19- to 20-inch
For spreadsheet work or home photo editing, a 19- to 20-inch monitor offers a good amount of screen space for a reasonable price.

22 inch
This is the sweet spot for gamers and media fans. You should be able to find a monitor with very good display quality for under $300.

24 inch
Prices rise pretty quickly once you hit the 24-inch mark, but hard-core gamers and multimedia mavens looking for a big screen to watch movies and TV shows will appreciate this size.


Display quality, the most important monitor feature, isn't a major worry thanks to a generally high standard of performance. But today's monitors have other features that you should consider.

A monitor's resolution refers to the number of picture elements, or pixels, that make up an image. More pixels mean finer detail. Most monitors can display at several resolutions, generally from 640x480 to 1920x1200, depending on the monitor and the computer's graphics card. An LCD usually displays its sharpest image when set to its "native" resolution-typically 1024x768 pixels for a 15-inch screen; 1280x1024 (17 inches); 1440x900 (19 inches); 1680x1050 (22 inches); or 1920x1200 (24 inches). Typical resolutions for widescreen monitors are 1280x800 (15 inches) and 1440x900 (17 inches).

The higher the resolution, the smaller the text and images, so more content can fit on the screen. Higher resolution is preferred for working with photos and graphics.

Response time
A flat-panel display's response time indicates how fast the pixels can turn on and off.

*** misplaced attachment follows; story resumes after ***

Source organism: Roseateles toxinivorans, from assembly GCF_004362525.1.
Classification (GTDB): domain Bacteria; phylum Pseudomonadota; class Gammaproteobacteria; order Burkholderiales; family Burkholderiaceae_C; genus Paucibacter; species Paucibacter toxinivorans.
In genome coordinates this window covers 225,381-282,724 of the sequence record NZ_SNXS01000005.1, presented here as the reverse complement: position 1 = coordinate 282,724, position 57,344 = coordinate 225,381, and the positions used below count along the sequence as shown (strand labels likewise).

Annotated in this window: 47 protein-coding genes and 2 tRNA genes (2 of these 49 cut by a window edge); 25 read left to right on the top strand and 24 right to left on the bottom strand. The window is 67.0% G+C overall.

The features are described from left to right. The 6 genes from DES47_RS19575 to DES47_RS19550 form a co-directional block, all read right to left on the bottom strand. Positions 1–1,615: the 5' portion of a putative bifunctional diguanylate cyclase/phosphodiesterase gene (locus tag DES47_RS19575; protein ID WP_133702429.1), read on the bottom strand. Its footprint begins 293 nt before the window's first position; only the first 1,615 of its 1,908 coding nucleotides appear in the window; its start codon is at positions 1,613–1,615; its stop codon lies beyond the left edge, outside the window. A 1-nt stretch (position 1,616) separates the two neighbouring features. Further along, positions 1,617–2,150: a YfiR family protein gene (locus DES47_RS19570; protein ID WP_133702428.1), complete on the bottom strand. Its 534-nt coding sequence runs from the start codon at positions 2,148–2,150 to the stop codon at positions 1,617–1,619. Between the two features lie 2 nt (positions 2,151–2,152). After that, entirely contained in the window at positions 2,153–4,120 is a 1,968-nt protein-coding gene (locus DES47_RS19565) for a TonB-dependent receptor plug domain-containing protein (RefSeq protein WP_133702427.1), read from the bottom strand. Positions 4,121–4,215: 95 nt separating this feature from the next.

This is a measure of the difference between the brightest white and the deepest black found on the screen, and is expressed as a ratio. Higher contrast results in images that are more vivid and punchy. But because a monitor's contrast can vary across the screen, the number isn't always a reliable measure. Monitors have brightness controls, so you can adjust to your liking.

A bright screen is important if you're working in a brightly lit room. The spec is expressed as candelas per square meter, or cd/m2. But all you need to know is the higher this number, the better. You can also control an LCD's brightness with knobs or onscreen controls. Most monitors also have controls for color balance (usually called color temperature), adjusting the screen geometry, and similar functions.

Virtually all new monitors have the DVI ports needed to take advantage of higher-end video cards for a sharper image, but not all include the necessary cable (about $10). And many include HDMI (high-definition multimedia interface) ports, also found on some newer computers and electronics equipment such as DVD players. One of the advantages of the HDMI interface is it allows for video and audio to be sent over the same cable (useful only if the monitor has built in speakers). If you choose a monitor without one, you can buy an adapter for $25 or less that turns a DVI port into an HDMI connector, but you won't get audio.

Another port you may find is for high-bandwidth digital content protection (HDCP). This prevents the copying of video and audio content, and without it you may not be able to view copy-protected material.